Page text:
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Old 07-06-2012, 02:42 PM - Thread Starter
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This is ONLY for the debate threads.  Not for the whole thing.  Put down the censorship flag.


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Old 07-06-2012, 03:16 PM
 
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This is ONLY for the debate threads.  Not for the whole thing.  Put down the censorship flag.

Maybe you can clarify this in your OP.


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Old 07-06-2012, 03:20 PM - Thread Starter
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Done and done. :)


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Old 07-07-2012, 04:20 PM
 
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I don't think it's possible to come to such an agreement.

 

Those who defend the current vaccine schedule point to the CDC, CHoP, and ACIP as valid sources. They scoff at the other side's sources because they are not part of mainstream science.

 

Those who question/criticize the current vaccine schedule point to NVIC, International Medical Council on Vaccines, NaturalNews, Mercola, and AgeofAutism as valid sources--in part, because those sites actually publish news that the other side never mentions, such as the recent decision by the Italian government to admit that the MMR caused a case of autism, or the recent lawsuit against Merck by 2 of its former virologists for fraud, or the indictment of a former CDC employee (Poul Thorssen, who was heavily involved in the research that supposedly disproved a vaccine/autism link) for fraud, embezzlement, and money laundering.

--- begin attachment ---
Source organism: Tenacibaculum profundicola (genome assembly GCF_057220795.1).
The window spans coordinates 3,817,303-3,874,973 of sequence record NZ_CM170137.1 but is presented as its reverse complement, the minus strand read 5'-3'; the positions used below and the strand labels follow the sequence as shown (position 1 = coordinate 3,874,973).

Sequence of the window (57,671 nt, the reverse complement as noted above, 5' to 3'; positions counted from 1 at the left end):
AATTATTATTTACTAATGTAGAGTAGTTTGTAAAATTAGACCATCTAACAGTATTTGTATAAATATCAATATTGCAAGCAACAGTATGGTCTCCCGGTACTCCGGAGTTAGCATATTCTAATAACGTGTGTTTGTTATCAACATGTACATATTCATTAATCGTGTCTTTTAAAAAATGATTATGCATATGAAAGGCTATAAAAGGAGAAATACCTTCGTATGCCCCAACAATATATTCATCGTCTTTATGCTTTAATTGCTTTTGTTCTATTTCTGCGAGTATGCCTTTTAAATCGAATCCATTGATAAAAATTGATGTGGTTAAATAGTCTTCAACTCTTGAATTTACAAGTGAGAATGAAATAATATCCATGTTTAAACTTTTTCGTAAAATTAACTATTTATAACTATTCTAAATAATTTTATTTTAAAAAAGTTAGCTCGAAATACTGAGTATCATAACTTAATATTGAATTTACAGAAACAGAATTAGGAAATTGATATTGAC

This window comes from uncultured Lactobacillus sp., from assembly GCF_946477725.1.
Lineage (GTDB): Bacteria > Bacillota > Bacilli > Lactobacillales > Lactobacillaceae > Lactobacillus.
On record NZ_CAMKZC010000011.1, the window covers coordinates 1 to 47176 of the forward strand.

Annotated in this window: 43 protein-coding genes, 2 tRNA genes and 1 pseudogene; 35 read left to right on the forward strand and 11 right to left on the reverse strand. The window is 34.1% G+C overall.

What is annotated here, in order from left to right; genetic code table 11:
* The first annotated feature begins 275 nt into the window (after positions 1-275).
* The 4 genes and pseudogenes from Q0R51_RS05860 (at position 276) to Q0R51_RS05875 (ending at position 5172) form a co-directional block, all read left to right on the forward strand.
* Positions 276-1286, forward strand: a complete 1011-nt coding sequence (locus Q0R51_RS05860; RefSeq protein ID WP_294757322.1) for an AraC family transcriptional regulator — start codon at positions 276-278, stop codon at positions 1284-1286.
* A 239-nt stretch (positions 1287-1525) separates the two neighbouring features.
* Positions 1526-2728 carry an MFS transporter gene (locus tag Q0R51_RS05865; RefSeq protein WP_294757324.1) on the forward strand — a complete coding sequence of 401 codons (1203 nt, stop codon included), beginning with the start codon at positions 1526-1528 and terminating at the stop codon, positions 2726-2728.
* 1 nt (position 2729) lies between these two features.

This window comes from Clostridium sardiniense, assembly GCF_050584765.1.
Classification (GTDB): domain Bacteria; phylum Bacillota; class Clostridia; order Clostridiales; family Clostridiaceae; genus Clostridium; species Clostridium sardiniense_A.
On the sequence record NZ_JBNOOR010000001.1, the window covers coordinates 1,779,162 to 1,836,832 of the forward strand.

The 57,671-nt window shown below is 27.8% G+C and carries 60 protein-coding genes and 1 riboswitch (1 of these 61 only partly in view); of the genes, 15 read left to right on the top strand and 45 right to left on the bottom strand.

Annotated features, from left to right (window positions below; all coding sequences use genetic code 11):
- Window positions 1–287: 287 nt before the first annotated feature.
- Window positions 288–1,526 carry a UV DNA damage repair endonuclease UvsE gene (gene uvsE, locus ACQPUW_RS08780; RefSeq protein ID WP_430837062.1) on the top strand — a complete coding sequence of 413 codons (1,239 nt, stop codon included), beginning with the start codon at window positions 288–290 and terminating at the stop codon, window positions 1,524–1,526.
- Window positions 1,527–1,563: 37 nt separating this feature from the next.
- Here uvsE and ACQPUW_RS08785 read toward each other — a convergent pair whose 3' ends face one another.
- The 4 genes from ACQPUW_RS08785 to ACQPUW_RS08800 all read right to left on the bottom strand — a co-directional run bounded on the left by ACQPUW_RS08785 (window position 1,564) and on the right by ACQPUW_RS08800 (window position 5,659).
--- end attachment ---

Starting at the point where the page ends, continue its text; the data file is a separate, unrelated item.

At this point, neither side can claim to be completely unbiased.

 

The CDC, CHoP, and ACIP have far too many high-ranking employees who have had serious financial conflicts with the pharmaceutical industry; there is no way you can pretend that there is no bias there.  Paul Offit and Julie Geberding are only two examples.   There are many, many others. Paul Offit is selling books about his view of the vaccine controversy--that's every bit as much of a financial conflict of interest as the one Dr. Sears is accused of for publishing his book recommending a less extreme vaccine schedule.  Julie Geberding was head of the CDC during the time when the pediatric vaccine schedule had its biggest expansion; she left the CDC to become president of Merck's Vaccine Division.  Nobody can pretend that there's no conflict of interest there.